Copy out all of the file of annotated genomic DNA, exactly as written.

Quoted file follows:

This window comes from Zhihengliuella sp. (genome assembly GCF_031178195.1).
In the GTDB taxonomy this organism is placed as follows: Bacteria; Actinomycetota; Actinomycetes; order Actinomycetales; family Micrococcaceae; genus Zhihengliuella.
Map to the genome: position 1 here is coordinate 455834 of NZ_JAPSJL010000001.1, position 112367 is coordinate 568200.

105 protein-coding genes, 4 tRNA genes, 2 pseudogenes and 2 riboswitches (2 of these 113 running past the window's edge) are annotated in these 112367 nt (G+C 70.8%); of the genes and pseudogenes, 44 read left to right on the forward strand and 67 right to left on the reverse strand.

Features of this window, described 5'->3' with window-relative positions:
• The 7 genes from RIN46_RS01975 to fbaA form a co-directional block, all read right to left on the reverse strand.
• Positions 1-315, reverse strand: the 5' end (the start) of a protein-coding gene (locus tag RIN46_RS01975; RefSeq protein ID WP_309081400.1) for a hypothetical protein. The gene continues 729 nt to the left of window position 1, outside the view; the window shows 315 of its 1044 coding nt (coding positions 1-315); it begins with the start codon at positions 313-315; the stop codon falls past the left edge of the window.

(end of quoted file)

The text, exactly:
This window comes from Zhihengliuella sp. (genome assembly GCF_031178195.1).
In the GTDB taxonomy this organism is placed as follows: Bacteria; Actinomycetota; Actinomycetes; order Actinomycetales; family Micrococcaceae; genus Zhihengliuella.
Map to the genome: position 1 here is coordinate 455834 of NZ_JAPSJL010000001.1, position 112367 is coordinate 568200.

105 protein-coding genes, 4 tRNA genes, 2 pseudogenes and 2 riboswitches (2 of these 113 running past the window's edge) are annotated in these 112367 nt (G+C 70.8%); of the genes and pseudogenes, 44 read left to right on the forward strand and 67 right to left on the reverse strand.

Features of this window, described 5'->3' with window-relative positions:
• The 7 genes from RIN46_RS01975 to fbaA form a co-directional block, all read right to left on the reverse strand.
• Positions 1-315, reverse strand: the 5' end (the start) of a protein-coding gene (locus tag RIN46_RS01975; RefSeq protein ID WP_309081400.1) for a hypothetical protein. The gene continues 729 nt to the left of window position 1, outside the view; the window shows 315 of its 1044 coding nt (coding positions 1-315); it begins with the start codon at positions 313-315; the stop codon falls past the left edge of the window.